Ataya (sometimes spelled Attaya or Ataaya) is a staple of Senegalese tea culture. This bittersweet brew of Gunpowder green tea, sugar, and mint isn't an ordinary tea. Ataya is a tea on steroids.
The elaborate three-round process known and the tea itself is know as “Ataya” in Wolof, a native language and ethnicity in Senegal. The time-consuming process is often performed while socializing with friends or family. Each of the three-rounds takes approximately 20 minutes.
During the process, Chinese Gunpowder green tea leaves are put into a teapot with water and mint leaves and boiled over a charcoal stove. Sugar is added to the teapot and the tea is poured into small glasses of a certain height and then poured back and forth from the glass to the teapot several times so that foam appears in the glass. The thicker the foam, the better the tea. The first glass of tea tends to be quite bitter, the second is sweeter and the third is very sweet with a weak tea taste because the same tea and mint leaves are steeped to prepare all three glasses.
Legend of Ataya
According to folk legend, “The first cup is the love of your mother. The second is the love of your friends. The third is the love of your love.”
Benefits of Ataya
Although the leaves in this tea are the same as those in other green teas, gunpowder tea leaves are rolled into small pellets that expand when steeped, releasing the flavor and nutrients. The tea's health rewards come from flavonoids called catechins, which influence cell-signaling pathways. A large-scale study published in The Journal of the American Medical Association in 2006 indicated a possible link between green tea consumption and a longer life span. Have you tried Ataya tea? Tell us about it. SaveSaveSaveSave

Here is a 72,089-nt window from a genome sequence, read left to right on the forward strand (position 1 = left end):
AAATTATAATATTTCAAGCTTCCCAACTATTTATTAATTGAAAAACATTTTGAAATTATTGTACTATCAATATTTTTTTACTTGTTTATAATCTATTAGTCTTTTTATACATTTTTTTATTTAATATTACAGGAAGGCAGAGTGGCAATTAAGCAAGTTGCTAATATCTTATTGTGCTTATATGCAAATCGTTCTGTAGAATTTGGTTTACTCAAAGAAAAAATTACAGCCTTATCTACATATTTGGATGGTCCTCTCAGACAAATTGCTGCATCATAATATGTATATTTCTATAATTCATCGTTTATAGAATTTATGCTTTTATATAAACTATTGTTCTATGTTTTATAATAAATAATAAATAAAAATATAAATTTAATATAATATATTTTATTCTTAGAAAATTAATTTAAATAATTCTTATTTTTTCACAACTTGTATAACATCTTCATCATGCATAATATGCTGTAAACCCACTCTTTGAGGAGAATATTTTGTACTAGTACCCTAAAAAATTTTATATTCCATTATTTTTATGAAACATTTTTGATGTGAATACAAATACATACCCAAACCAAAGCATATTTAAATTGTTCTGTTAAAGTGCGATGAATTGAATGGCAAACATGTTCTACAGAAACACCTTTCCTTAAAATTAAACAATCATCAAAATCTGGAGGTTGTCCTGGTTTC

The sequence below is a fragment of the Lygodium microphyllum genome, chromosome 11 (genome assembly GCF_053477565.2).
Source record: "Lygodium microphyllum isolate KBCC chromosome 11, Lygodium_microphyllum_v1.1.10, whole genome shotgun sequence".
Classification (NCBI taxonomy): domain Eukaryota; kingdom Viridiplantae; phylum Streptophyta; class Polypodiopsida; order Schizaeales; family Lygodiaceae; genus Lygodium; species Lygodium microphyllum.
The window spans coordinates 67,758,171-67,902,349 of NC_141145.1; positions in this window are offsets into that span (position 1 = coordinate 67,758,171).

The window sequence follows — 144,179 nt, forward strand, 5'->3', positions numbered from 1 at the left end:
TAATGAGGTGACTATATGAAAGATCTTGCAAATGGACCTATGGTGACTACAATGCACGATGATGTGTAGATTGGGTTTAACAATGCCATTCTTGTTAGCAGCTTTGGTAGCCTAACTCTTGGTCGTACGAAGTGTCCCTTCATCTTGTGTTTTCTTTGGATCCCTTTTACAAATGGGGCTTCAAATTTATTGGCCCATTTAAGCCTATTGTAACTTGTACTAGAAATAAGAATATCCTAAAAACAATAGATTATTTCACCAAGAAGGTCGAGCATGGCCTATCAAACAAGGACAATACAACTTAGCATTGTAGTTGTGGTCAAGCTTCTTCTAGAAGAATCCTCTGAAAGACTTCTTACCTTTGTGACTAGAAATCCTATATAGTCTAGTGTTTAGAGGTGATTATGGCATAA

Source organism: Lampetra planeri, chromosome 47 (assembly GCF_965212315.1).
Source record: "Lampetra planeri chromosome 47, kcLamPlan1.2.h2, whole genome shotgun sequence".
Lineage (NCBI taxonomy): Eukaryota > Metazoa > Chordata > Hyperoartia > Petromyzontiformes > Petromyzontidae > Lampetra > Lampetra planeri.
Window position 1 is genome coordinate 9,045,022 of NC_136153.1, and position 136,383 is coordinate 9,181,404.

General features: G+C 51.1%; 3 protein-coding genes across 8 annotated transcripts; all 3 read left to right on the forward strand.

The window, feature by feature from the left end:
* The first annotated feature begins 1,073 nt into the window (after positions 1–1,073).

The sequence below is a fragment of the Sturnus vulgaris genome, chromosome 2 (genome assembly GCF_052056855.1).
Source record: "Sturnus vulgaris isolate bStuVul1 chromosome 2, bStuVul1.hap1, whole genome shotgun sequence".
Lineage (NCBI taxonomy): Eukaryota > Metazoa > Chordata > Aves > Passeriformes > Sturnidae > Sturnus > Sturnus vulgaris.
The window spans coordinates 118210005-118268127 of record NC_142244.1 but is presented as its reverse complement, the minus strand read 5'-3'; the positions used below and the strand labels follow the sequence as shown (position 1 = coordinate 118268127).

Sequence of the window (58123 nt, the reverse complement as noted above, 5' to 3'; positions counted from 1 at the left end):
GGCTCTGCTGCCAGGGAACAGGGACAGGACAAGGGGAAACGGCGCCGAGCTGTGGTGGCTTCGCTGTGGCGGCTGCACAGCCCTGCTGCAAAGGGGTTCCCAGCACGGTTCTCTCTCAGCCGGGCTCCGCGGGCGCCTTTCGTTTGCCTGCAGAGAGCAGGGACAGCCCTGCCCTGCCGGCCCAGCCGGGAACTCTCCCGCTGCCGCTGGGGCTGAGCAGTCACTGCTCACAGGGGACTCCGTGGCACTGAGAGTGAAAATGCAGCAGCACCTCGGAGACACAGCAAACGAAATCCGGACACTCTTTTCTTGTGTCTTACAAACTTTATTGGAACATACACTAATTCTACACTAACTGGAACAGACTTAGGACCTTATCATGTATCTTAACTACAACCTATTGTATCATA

A thousand years ago, Zen Buddhist monks drank matcha tea to remain alert and calm during long hours of meditation. Today, the health-conscious elite can find it widely available in trendy New York City matcha bars, selling $10 Instagram-worthy perfectly swirly matcha lattes on marble countertops. Although the Americanized sugary drink is a far deviation from the grassy flavored traditional tea used by monks, the consumption of matcha green tea does provide many health benefits and is a great alternative to other popular and less beneficial wellness beverages like coffee and sports drinks.
History of Matcha Tea
In the Song Dynasty (960–1279), the method of making tea by whipping the powder of dried tea leaves and hot water together in a bowl became popular. Preparation and consumption of powdered tea was formed into a ritual by Chan Zen Buddhists. The Chan monastic code, entitled Chanyuan Qinggui (Rules of Purity for the Chan Monastery, 1103), describes in detail the etiquette for tea ceremonies. Although powdered tea has not been popular in China for some time, there is now a global resurgence.
Matcha is made from shade-grown tea leaves. The preparation starts several weeks before harvest and can last up to 20 days, when the tea bushes are covered to prevent direct sunlight. Only the finest tea buds are hand-picked. After harvesting, leaves are laid out flat to dry and then de-veined, de-stemmed, and stone-ground to the fine, bright green, talc-like powder known as matcha.
A 2003 University of Colorado study confirmed that drinking 1 cup of matcha green tea has 137 times the amount of antioxidant EGCG compared to a conventional cup of green tea. EGCG (epigallocatechin gallate) are believed to be a powerful anti-carcinogen.
The Okinawan people's longevity has been partly attributed to regular consumption of Matcha Green Tea due to its ability to combat inflammation, oxidation and aging.
Lowers LDL "Bad" Cholesterol